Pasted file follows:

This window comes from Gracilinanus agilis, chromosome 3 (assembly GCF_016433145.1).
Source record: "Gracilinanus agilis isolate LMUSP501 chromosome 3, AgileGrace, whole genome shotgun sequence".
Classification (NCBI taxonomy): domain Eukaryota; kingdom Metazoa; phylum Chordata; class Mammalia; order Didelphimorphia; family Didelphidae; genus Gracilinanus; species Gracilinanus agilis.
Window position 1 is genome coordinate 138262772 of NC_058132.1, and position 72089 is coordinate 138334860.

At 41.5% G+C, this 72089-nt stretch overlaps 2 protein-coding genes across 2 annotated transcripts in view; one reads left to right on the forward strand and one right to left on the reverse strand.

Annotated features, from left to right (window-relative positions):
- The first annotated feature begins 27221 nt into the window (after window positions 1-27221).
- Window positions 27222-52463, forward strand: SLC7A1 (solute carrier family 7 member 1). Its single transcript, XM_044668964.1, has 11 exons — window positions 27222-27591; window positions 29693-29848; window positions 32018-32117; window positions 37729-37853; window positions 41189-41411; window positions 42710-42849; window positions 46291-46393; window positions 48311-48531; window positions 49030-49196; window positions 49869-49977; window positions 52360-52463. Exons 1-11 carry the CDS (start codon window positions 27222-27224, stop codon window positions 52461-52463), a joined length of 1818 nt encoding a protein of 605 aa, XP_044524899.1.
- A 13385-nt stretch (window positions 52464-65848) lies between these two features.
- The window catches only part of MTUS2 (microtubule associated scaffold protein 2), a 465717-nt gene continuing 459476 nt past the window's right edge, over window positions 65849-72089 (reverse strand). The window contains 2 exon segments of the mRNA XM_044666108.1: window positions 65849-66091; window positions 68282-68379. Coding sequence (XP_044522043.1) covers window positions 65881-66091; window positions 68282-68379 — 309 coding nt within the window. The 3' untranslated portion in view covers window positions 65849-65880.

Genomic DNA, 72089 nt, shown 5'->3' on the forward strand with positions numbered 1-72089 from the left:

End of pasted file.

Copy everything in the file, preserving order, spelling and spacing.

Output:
This window comes from Gracilinanus agilis, chromosome 3 (assembly GCF_016433145.1).
Source record: "Gracilinanus agilis isolate LMUSP501 chromosome 3, AgileGrace, whole genome shotgun sequence".
Classification (NCBI taxonomy): domain Eukaryota; kingdom Metazoa; phylum Chordata; class Mammalia; order Didelphimorphia; family Didelphidae; genus Gracilinanus; species Gracilinanus agilis.
Window position 1 is genome coordinate 138262772 of NC_058132.1, and position 72089 is coordinate 138334860.

At 41.5% G+C, this 72089-nt stretch overlaps 2 protein-coding genes across 2 annotated transcripts in view; one reads left to right on the forward strand and one right to left on the reverse strand.

Annotated features, from left to right (window-relative positions):
- The first annotated feature begins 27221 nt into the window (after window positions 1-27221).
- Window positions 27222-52463, forward strand: SLC7A1 (solute carrier family 7 member 1). Its single transcript, XM_044668964.1, has 11 exons — window positions 27222-27591; window positions 29693-29848; window positions 32018-32117; window positions 37729-37853; window positions 41189-41411; window positions 42710-42849; window positions 46291-46393; window positions 48311-48531; window positions 49030-49196; window positions 49869-49977; window positions 52360-52463. Exons 1-11 carry the CDS (start codon window positions 27222-27224, stop codon window positions 52461-52463), a joined length of 1818 nt encoding a protein of 605 aa, XP_044524899.1.
- A 13385-nt stretch (window positions 52464-65848) lies between these two features.
- The window catches only part of MTUS2 (microtubule associated scaffold protein 2), a 465717-nt gene continuing 459476 nt past the window's right edge, over window positions 65849-72089 (reverse strand). The window contains 2 exon segments of the mRNA XM_044666108.1: window positions 65849-66091; window positions 68282-68379. Coding sequence (XP_044522043.1) covers window positions 65881-66091; window positions 68282-68379 — 309 coding nt within the window. The 3' untranslated portion in view covers window positions 65849-65880.

Genomic DNA, 72089 nt, shown 5'->3' on the forward strand with positions numbered 1-72089 from the left: